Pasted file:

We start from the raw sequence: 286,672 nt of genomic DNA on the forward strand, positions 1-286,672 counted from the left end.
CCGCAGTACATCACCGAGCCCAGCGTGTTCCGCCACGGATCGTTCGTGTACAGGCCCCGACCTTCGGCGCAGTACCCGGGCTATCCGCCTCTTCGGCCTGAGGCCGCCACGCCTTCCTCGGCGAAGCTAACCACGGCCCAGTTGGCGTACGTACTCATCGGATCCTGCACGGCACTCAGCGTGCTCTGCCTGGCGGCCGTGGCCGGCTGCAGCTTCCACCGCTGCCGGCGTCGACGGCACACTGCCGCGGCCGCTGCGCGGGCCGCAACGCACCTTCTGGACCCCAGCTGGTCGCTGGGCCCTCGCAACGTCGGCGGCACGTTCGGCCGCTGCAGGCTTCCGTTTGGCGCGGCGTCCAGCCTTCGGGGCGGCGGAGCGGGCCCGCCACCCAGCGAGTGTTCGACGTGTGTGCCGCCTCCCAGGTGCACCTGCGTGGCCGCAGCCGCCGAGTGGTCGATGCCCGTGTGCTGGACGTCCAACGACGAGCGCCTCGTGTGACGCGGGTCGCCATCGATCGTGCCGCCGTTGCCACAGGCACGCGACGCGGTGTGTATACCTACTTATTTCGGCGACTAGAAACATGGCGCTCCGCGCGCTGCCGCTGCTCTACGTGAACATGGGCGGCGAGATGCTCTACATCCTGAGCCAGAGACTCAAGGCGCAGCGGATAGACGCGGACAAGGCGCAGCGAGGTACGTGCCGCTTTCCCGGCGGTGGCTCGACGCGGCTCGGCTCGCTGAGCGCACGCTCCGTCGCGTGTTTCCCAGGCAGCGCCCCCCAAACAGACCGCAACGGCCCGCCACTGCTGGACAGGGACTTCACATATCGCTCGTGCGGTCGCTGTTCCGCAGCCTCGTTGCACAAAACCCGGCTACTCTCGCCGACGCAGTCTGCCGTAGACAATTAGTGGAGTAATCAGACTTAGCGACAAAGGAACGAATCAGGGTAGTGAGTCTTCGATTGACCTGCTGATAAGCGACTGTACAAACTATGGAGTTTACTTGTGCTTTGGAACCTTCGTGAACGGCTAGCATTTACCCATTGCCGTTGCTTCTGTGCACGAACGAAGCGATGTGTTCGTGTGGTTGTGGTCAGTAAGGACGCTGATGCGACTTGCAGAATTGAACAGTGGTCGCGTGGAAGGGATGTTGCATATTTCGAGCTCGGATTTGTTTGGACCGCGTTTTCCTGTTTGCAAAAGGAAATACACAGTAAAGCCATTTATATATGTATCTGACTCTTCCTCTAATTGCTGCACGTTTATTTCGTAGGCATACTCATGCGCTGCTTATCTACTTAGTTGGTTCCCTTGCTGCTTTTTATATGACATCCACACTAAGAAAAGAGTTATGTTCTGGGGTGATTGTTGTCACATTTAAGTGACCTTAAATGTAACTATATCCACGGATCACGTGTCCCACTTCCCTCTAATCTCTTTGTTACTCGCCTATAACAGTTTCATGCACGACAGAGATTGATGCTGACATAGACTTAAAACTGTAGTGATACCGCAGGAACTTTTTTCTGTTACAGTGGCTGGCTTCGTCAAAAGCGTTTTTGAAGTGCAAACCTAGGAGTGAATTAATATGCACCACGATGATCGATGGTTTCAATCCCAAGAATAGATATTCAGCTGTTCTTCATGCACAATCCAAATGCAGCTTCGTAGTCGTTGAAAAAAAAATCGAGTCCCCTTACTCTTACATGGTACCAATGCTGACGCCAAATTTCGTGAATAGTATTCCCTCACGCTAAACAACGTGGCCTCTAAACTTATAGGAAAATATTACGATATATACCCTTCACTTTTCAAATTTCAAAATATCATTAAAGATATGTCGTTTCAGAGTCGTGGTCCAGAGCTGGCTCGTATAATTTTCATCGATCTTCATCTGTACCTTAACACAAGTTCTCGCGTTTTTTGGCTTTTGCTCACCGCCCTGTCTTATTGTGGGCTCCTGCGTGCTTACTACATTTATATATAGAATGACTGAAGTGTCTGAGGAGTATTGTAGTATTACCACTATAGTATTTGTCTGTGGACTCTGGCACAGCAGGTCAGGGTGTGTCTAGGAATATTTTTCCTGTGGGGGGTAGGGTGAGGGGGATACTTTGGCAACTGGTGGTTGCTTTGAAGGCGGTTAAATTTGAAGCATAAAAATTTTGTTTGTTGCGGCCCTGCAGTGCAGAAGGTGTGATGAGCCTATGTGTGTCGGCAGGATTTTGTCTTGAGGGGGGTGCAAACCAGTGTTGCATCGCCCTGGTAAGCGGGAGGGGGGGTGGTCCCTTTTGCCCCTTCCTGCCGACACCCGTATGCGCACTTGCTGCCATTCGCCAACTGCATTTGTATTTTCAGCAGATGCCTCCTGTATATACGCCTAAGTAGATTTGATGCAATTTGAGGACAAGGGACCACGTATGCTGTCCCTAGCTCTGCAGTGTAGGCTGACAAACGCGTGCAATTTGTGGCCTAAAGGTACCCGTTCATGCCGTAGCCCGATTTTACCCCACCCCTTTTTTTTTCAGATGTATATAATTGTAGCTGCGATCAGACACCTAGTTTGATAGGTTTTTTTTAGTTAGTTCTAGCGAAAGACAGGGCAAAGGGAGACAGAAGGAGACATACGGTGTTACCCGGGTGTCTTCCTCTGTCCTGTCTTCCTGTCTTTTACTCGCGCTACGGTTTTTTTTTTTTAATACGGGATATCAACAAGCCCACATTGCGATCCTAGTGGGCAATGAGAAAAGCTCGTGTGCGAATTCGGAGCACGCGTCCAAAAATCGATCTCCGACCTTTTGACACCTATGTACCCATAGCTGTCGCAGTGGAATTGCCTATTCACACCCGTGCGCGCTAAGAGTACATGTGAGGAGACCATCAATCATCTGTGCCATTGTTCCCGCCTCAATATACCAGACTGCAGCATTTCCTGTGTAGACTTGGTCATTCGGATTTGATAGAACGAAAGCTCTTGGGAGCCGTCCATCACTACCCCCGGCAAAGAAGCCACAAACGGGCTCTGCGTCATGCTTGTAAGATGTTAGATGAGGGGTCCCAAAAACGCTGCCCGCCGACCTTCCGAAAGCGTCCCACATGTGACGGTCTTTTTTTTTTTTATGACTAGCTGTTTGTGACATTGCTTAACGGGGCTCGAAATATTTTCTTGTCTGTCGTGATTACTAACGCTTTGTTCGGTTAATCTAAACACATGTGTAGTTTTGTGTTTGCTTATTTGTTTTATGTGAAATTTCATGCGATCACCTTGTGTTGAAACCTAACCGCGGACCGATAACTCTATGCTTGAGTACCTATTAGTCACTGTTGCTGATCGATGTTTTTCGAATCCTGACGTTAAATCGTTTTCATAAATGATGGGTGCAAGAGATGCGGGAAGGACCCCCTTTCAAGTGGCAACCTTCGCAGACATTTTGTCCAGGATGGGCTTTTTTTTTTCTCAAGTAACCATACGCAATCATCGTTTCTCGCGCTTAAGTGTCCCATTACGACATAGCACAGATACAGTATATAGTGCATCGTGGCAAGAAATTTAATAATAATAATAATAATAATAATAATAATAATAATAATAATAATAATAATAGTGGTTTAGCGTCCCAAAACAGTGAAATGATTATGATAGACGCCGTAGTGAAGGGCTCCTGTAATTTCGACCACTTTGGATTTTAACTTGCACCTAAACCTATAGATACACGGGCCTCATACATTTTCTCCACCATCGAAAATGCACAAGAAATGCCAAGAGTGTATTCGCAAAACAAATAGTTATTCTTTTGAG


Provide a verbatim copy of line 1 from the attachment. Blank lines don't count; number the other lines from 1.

We start from the raw sequence: 286,672 nt of genomic DNA on the forward strand, positions 1-286,672 counted from the left end.